The keto diet has recently garnered much fame for its apparent ability to improve diabetes and obesity – results so impressive the Journal of the American Medical Association recently highlighted the diet and thereby christened it as something more than a low-carb craze. However, not all the evidence supports such a positive outlook, leading the diet to straddle the increasingly blurred lines between faddist snake oil and sanctified medical therapy.
For starters, the keto diet is not new. Nearly a century ago, prior to the discovery of insulin by Frederick Banting and Charles Best, the keto, or ketogenic, diet was used as a crude way to stave off high blood sugar levels, which was then inevitably fatal. By foregoing carbohydrates, the body utilizes fat, either stored or consumed, as its main energy source without raising blood sugar levels. In the process, ketones are produced, and thus giving the diet its name.
By avoiding carbohydrates altogether, blood sugar levels do no spike, but the underlying glucose resistance may still be present. Although some small non-randomized studies show improvements with the diet, a larger meta-analysis of diabetic patients on either the ketogenic diet or a high-carbohydrate, low-fat diet for more than one year showed no difference in hemoglobin A1cs or glycemic levels between the two diets. If the diet produces results no different than a high-carbohydrate, low-fat diet, then what about its effects on weight loss?
The diet’s initial ability to induce weight loss may non-trivially be related to its ketone production. Since ketones are osmotically active, they can induce a diuretic-like response, causing dieters to lose fluid-related weight, especially during the beginning of the diet. Those early results can serve to positively reinforce dieters and may be crucial in deciding whether to continue dieting, particularly in the face of restrictive dietary options and the malaise associated with the transition, dubbed “the keto flu,” which includes a combination of gastrointestinal distress (especially constipation given the lack of fiber), cramps, dizziness, brain fog, mood disturbances, and/or insomnia.
Long-term weight loss on the keto diet is less mystical than its powers to reduce blood sugar levels: It’s the product of devoted caloric restriction. During the zeitgeist of the last low-carbohydrate craze, which encompassed the Zone, South Beach, Atkins, Paleo and Dukan diets, researchers found that, “In all cases, individuals on high-fat, low-carbohydrate diets lose weight because they consume fewer calories.” Many of the studies done regarding weight loss on the keto diet, including several mentioned in the JAMA article, conspicuously fail to mention daily calorie intake, raising the diets panacea-like allure. However, a closer look shows that these diets are not much better than a low-fat diet. An oft-cited meta-analysis comparing low-carb ketogenic diets to low-fat diets showed a difference in weight-loss of less than a kilogram after twelve months – a negligible difference. Interestingly enough, another, more-recent, meta-analysis showed no difference in results between low-carb and high-carb diets on weight – or blood sugar levels – after one year.
Proponents of the keto diet will maintain that it can be used for the treatment of obesity and diabetes. But, is it safe? Does the risk of taking on a new diet with safety concerns justify the loss of a few or more pounds? It might if you are so obese or diabetic that you suffer from complications of those diseases, as almost anything will be better than suffering a heart attack or an amputation from diabetes. But perhaps not if you don’t have those comorbidities.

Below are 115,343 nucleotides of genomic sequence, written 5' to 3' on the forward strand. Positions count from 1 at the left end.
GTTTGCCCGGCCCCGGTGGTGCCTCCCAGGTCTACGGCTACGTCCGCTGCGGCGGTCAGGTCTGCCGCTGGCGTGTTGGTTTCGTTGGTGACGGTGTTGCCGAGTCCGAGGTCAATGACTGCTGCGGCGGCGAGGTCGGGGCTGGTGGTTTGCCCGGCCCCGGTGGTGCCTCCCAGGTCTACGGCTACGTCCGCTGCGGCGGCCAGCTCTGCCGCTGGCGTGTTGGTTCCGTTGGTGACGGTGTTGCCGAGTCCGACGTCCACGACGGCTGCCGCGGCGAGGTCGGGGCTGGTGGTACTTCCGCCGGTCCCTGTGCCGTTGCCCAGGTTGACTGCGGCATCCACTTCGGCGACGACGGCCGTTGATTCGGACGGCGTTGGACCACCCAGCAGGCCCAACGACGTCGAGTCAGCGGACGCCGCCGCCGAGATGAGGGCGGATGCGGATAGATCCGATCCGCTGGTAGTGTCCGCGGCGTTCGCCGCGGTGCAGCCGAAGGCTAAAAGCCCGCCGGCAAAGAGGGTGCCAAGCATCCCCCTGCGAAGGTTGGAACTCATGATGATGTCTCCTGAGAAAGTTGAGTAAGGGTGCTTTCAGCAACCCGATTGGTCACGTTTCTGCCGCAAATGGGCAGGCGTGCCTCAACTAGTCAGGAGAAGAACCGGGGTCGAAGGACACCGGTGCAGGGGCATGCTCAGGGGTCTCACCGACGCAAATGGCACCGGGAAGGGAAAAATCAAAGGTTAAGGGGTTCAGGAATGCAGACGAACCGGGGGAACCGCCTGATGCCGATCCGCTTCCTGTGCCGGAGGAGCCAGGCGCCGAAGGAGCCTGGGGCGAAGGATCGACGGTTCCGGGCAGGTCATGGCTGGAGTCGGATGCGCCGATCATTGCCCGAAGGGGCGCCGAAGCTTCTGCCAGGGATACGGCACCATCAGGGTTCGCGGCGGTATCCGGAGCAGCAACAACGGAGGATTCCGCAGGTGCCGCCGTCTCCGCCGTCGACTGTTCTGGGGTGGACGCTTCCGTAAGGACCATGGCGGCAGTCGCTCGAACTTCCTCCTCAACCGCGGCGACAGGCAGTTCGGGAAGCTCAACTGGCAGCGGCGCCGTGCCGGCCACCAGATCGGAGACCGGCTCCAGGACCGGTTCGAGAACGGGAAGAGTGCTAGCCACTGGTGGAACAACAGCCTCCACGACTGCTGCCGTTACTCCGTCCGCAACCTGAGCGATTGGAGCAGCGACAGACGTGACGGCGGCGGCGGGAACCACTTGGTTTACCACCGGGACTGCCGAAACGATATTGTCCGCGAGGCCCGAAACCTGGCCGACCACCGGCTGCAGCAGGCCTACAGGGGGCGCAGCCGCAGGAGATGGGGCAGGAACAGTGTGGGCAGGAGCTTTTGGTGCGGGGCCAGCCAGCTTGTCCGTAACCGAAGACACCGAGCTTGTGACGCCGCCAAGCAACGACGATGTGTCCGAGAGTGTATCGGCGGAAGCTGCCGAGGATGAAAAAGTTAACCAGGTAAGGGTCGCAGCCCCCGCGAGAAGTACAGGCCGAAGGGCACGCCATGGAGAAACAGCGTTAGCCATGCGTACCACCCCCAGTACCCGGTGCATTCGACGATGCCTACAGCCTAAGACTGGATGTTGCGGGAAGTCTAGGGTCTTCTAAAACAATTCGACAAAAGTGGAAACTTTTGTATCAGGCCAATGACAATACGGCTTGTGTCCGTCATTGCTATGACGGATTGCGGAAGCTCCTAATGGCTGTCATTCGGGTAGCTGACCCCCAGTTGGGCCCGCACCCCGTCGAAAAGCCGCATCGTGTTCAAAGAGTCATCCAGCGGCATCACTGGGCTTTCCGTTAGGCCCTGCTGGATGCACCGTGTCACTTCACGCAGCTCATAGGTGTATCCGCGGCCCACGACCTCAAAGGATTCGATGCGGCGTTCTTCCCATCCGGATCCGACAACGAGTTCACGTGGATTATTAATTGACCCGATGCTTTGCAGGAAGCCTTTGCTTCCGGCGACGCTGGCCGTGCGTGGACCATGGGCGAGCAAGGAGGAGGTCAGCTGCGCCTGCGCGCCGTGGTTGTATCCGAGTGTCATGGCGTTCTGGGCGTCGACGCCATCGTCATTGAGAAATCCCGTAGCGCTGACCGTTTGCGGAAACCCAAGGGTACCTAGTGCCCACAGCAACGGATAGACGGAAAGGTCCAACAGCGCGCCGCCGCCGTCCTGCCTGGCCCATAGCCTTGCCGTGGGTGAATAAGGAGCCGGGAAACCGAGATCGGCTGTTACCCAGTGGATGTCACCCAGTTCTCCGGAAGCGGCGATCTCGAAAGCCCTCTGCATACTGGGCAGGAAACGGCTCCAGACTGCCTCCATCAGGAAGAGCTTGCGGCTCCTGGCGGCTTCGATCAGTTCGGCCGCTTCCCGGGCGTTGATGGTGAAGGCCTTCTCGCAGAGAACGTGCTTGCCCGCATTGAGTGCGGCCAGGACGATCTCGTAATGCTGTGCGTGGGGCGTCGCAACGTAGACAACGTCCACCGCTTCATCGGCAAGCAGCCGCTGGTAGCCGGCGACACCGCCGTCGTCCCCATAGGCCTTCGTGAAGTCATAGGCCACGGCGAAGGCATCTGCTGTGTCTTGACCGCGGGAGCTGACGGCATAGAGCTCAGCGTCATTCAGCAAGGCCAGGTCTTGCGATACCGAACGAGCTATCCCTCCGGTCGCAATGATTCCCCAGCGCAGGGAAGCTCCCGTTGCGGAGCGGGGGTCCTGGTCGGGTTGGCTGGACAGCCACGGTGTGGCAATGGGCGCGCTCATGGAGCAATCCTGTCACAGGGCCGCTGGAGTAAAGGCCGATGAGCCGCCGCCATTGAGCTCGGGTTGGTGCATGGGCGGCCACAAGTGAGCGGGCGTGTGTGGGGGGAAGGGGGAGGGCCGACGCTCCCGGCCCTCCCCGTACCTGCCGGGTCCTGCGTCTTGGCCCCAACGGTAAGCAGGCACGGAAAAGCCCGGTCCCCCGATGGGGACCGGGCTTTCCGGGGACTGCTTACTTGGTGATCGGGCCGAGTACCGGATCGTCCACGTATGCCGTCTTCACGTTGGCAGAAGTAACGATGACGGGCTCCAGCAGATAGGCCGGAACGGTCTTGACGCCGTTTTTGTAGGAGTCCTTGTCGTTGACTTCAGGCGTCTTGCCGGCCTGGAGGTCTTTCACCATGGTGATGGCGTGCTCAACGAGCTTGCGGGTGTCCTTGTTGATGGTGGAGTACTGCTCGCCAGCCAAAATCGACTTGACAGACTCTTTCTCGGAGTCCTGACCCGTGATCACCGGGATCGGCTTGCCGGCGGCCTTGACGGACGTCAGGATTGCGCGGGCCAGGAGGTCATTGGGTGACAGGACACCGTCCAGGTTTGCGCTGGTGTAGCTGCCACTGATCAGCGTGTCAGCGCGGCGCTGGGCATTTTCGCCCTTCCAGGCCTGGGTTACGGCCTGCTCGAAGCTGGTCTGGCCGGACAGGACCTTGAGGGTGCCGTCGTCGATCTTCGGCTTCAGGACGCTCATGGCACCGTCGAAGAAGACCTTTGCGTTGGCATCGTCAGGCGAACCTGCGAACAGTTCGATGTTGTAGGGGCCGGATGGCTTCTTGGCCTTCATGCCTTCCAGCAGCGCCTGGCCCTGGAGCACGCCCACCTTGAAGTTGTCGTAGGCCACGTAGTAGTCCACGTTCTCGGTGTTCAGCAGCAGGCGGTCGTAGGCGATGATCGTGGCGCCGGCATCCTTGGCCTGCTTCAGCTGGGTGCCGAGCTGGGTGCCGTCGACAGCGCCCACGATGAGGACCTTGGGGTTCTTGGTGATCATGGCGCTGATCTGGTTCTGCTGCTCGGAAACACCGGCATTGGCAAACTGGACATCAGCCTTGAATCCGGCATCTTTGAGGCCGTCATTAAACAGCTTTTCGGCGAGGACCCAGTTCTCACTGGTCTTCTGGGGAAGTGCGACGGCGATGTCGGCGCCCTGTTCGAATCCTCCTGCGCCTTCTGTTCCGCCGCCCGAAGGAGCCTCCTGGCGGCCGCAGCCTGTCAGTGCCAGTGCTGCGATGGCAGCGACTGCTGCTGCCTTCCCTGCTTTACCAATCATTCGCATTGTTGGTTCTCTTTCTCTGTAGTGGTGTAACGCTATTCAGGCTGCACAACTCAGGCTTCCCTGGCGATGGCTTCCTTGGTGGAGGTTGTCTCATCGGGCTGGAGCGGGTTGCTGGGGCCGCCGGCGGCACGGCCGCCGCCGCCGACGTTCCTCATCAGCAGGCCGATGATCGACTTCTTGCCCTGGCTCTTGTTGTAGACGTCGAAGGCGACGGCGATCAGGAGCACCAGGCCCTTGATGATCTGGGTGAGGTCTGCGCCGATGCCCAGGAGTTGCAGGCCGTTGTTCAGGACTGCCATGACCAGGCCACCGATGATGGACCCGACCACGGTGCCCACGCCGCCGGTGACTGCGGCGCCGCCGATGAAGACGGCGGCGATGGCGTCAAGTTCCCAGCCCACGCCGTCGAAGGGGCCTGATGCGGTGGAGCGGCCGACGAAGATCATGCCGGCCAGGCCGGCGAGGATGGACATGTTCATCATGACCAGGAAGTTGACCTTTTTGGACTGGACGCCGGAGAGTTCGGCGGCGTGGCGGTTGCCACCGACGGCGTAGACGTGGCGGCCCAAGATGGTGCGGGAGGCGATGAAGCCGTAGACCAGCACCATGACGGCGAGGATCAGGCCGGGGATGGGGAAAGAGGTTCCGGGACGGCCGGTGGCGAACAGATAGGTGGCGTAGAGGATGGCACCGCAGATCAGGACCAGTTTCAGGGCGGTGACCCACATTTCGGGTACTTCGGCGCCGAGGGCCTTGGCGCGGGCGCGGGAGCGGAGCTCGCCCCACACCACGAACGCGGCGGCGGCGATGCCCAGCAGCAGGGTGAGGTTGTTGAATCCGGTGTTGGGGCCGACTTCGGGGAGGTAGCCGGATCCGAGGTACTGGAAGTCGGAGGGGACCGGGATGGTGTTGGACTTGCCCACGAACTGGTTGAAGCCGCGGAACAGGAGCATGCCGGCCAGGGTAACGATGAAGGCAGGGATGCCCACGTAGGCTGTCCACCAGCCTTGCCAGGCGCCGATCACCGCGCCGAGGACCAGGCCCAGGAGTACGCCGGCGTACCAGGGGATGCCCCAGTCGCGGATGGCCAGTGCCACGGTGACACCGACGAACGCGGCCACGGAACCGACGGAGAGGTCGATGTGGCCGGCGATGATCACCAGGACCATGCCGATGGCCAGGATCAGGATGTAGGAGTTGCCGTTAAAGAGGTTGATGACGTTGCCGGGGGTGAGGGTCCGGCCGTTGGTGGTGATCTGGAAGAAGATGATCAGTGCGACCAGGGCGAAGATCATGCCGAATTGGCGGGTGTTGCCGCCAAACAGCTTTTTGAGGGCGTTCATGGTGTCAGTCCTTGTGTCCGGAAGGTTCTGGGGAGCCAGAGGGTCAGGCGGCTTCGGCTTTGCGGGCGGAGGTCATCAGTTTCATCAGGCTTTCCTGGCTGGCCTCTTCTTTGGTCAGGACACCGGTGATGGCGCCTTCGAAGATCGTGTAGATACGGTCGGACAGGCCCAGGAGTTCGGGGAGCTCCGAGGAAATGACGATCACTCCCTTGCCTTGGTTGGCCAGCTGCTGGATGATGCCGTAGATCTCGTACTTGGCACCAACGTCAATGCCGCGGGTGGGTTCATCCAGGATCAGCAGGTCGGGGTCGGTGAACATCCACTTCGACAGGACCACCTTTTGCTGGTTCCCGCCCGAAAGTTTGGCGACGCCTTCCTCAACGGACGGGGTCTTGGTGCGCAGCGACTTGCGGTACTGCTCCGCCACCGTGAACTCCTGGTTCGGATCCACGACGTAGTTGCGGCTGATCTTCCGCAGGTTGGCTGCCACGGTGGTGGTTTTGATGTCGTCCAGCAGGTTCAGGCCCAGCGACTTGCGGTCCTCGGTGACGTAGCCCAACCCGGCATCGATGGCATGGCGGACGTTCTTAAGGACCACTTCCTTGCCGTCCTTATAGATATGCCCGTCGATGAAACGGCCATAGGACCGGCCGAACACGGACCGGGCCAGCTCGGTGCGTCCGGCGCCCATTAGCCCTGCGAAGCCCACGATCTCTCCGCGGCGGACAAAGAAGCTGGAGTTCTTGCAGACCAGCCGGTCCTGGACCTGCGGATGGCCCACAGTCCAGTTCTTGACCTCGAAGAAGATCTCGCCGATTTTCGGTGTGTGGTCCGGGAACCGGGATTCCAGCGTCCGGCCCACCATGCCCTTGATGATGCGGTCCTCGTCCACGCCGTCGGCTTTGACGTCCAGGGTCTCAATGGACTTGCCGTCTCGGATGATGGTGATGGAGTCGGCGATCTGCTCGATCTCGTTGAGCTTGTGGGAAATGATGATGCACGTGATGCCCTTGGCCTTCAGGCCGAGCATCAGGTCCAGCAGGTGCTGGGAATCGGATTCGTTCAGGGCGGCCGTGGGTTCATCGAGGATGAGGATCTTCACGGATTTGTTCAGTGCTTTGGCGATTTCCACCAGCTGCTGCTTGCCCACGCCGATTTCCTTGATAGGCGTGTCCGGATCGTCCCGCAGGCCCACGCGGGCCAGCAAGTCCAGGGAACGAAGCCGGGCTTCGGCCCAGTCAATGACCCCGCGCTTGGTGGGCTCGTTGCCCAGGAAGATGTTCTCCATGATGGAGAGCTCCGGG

One of my concerns is the unnaturally high amount of fat consumed to maintain ketosis. If the diet had another name, it would be called “the fat diet” as 70-80 percent of calories per day come from fat. The only native population eating this much fat were the Inuit, who were forced to subsist on blubber out of necessity. And perhaps because of the high amounts of saturated and trans fats consumed, the Inuit experienced – despite popular misconceptions – a higher rate of heart disease, strokes, and death compared to non-Inuit and Western populations. The opportunity cost of not eating fruits, vegetables, and complex carbohydrates may have also contributed to their heightened risk.
Currently, there is no long-term data on the safety of the keto diet in adults. The keto diet may not be worth pursuing, even for diabetics or the obese, if we are mortgaging those diseases for higher rates of heart disease or colon cancer, a possibility given the low amounts of fiber consumed on these diets. More, we already know that the diet has not been without consequence for pediatric patients treated with it for refractory epilepsy, which has been ongoing since the 1920s.
From this population, children have developed kidney stones, acidosis, fractures and stunted growth. At the more serious end of the spectrum, children on the diet have died from arrhythmias arising from selenium deficiency and pancreatitis. The possibility of these side effects and possibly others yet to be discovered may tilt the diet out of favor.
However, deliberation over the keto diet or other low-carb diets is often omitted for the purposes of a near-Machiavellian attainment of weight loss or some other health goal. Before embarking on a diet with known adverse effects in children, uncertain long-term safety in adults, and equivocal benefits when compared to other dietary strategies, both patients and physicians alike would behoove themselves to remember that diabetes and obesity are not a product of ketone deficiency but the symptom of caloric excess, dietary indiscretion, and torpor. Let food be thy medicine – but not if it involves a Faustian bargain of your health.
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